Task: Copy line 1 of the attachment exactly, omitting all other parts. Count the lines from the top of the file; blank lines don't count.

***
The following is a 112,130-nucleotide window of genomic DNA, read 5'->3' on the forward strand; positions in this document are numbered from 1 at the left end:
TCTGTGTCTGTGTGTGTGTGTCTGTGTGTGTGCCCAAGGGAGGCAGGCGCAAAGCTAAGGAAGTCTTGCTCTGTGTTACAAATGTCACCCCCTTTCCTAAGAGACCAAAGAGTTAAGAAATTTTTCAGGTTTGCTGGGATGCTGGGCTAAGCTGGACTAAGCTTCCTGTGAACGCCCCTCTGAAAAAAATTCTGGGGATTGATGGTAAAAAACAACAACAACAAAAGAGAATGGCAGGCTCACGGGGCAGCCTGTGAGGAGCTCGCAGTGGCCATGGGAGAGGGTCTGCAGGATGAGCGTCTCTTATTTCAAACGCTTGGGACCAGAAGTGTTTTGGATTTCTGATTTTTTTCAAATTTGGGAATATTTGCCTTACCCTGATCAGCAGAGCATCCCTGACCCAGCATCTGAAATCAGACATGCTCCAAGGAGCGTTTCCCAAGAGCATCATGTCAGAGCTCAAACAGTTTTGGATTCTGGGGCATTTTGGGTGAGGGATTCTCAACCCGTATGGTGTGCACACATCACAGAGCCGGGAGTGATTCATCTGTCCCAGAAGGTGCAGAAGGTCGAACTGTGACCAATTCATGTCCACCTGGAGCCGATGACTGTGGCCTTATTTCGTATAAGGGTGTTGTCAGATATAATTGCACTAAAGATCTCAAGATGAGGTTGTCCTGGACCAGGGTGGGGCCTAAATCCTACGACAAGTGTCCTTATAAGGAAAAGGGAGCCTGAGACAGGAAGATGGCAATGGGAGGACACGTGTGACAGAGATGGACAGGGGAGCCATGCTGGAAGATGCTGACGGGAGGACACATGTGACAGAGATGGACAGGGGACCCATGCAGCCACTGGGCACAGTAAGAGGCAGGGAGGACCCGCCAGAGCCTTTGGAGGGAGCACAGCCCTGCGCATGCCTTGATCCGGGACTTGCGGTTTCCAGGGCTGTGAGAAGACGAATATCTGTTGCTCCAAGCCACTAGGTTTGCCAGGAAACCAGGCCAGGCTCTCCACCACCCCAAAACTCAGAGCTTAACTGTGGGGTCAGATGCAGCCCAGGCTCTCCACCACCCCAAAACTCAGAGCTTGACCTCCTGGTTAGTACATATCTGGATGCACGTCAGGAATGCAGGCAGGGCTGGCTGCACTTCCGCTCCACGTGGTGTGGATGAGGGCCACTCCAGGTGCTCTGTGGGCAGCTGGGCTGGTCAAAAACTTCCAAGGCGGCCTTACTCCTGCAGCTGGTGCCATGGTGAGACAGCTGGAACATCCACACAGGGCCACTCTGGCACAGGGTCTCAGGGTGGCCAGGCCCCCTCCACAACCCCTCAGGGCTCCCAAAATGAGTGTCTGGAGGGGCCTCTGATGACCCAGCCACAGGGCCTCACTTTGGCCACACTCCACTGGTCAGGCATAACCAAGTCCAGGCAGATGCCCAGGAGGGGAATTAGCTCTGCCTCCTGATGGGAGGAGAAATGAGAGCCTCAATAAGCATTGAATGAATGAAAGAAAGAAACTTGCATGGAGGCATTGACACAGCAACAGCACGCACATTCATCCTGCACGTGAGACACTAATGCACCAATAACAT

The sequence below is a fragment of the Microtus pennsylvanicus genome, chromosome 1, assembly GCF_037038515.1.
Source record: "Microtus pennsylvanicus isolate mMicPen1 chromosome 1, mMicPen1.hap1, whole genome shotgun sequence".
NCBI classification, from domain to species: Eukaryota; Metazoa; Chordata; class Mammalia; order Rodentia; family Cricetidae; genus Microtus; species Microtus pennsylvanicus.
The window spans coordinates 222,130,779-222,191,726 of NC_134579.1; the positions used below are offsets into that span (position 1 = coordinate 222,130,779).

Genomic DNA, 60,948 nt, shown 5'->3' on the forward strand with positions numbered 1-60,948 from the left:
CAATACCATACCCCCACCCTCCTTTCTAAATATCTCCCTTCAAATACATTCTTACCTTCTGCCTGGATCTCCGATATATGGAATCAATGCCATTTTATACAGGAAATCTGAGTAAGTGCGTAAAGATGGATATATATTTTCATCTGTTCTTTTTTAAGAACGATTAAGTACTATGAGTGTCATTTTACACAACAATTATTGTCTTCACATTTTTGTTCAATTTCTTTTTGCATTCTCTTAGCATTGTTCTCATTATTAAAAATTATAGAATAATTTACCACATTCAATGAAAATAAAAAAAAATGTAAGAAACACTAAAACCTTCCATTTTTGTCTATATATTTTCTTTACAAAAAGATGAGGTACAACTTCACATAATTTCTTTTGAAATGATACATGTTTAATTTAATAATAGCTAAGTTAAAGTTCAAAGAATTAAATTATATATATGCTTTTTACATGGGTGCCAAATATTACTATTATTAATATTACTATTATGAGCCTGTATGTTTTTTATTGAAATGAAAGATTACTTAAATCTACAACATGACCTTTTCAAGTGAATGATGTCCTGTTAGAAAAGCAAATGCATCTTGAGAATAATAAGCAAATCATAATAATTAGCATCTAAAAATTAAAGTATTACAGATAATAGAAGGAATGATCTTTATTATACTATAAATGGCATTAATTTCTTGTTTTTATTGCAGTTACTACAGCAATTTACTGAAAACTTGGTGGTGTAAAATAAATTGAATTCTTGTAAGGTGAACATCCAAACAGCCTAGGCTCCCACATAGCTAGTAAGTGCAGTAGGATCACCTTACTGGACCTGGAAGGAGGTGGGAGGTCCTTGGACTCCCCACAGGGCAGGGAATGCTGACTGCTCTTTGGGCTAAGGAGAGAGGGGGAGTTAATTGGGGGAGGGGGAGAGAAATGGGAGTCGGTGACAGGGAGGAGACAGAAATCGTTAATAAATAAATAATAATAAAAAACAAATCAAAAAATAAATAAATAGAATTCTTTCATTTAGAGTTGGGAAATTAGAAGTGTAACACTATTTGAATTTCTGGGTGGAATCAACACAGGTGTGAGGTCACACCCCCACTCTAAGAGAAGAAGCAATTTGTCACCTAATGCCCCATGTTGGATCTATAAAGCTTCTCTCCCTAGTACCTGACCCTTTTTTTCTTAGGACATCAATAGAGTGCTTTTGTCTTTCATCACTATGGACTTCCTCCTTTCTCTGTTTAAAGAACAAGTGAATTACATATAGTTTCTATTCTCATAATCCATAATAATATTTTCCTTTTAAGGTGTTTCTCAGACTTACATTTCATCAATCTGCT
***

The following is a 112,130-nucleotide window of genomic DNA, read 5'->3' on the forward strand; positions in this document are numbered from 1 at the left end: